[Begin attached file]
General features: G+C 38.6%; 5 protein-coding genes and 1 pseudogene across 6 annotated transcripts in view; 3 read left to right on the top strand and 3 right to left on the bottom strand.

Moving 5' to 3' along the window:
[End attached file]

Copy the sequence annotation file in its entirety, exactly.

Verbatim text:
General features: G+C 38.6%; 5 protein-coding genes and 1 pseudogene across 6 annotated transcripts in view; 3 read left to right on the top strand and 3 right to left on the bottom strand.

Moving 5' to 3' along the window: